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Handwashing, much more important than it may seem

Handwashing, much more important than it may seem

Apple last WWDC introduced a new feature for their Apple Watch by updating to watchOS 7: self-detection of hand washing. Although many do not value this novelty, it can have a very positive influence on our health.

The arrival of watchOS 7 brings with it a new function in our Apple Watch. The watch will be able to automatically detect when we wash our hands, and a countdown will begin that, by means of sounds and vibrations, will indicate the right time to finish that washing. The sensors of the Apple Watch will detect the movements of our hands when we wash and will be in charge of monitoring if those movements are adequate and for the correct time (20 seconds). After reading comments on chats and social networks, the expected has happened: many people despise this novelty because they consider it so obvious that it becomes useless. Sadly, handwashing is neither so widespread nor well done that you can think that.

A little history

When someone imagines handwashing, the image of a surgeon washing their hands carefully before entering the operating room will surely come to mind, then put their hands up and have someone put the gloves on. This image so repeated in series and movies has not been with us for so long. It was not until 1847 that thanks to Ignaz Semmelweis handwashing became an essential step before any medical intervention. At that time, many women became ill after childbirth with “puerperal fever”, a very serious infectious disease that caused the death of many women, even in the best hospitals with the most advanced medical care of the time.

Hand washing before exploring a patient. Semmelweis Center (Austria)

Dr. Semmelweis separated her motherhood into two parts: one attended only by midwives and the other only by doctors. He observed that the mortality of women from puerperal fever was much higher in the part assisted by doctors. What was the reason for this difference? After studying many variables, he found the cause. The doctors in the morning carried out practices with the corpses helping and teaching medical students. In the afternoon they attended the deliveries of the women in the hospital. Between one activity and the other they did not wash their hands. Today it may seem amazing to us, but at that time nothing was known about how infections were transmitted.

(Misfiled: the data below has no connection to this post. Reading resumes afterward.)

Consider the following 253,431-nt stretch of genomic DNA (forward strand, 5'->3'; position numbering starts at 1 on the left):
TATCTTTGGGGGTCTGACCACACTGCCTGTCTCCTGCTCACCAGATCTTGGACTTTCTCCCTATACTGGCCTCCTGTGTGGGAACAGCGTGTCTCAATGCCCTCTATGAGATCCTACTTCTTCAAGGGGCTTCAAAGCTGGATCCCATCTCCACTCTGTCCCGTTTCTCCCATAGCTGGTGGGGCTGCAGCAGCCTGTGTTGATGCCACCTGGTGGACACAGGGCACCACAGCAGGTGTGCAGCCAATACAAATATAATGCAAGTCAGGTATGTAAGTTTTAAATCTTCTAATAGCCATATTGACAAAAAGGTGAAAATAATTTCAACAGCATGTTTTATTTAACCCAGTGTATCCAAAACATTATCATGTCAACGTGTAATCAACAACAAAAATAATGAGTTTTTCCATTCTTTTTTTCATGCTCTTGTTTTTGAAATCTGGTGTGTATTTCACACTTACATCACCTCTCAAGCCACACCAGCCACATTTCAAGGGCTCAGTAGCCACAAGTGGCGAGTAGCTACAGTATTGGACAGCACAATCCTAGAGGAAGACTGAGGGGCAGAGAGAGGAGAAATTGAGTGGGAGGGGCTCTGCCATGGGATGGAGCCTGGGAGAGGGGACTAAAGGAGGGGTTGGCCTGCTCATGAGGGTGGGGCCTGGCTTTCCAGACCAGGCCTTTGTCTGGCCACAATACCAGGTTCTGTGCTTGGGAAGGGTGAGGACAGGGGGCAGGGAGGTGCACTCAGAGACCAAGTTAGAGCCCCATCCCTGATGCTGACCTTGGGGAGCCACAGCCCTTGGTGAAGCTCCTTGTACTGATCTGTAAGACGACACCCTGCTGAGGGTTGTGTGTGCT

A measure as basic as forcing doctors to wash their hands with a chlorine solution before each examination, in addition to the medical instruments used, which caused a drastic reduction in mortality from puerperal fever. Although their studies were conclusive, both the medical society of their time and their own hospital did not support this measure.

A problem that still persists

Let us not see this situation of 1847 as something completely overcome. Handwashing remains one of the measures that would prevent the most cases of disease worldwide. In some places because they cannot, in others because they do not want to, the hands continue to be the main agent responsible for the majority of infections that we suffer throughout our lives. Let’s not forget that our hands only touch our face, mouth, eyes … but that they touch other people’s hands, the food we eat and cook, or items that other people touch with their hands. It is estimated that the percentage of people who wash their hands after using the toilet is 19%, with that I have said everything.

Wash your hands with soap could prevent a third of the diarrhea suffered by children worldwide, and one in five pneumonias. Washing hands with soap and water in schools would prevent a large percentage of truancy. And yes, I insist, with soap and water, because most people who wash their hands do it only with water. Handwashing would also help to reduce antibiotic resistance, one of the problems that we face today in modern medicine, since by reducing the incidence of infectious diseases, the use of antibiotics would be reduced in parallel.

They have to teach us to wash our hands

This is why this function of the Apple Watch is so important. After several weeks using the watchOS 7 Beta I have realized that I wash my hands worse at home than at work. The Apple Watch emits a sound when it detects that you wash your hands, and another sound together with a vibration when the recommended 20 seconds have passed that the washing should last. While at work it didn’t cost me any work to do it, I did realize that at home my washes were much shorter, and it shouldn’t be that way. To wash your hands you have to apply soap and rub not only the palms of your hands, but also the back, between your fingers and under your nails. These movements must be repeated for 20 seconds, and hand drying is not included, obviously.

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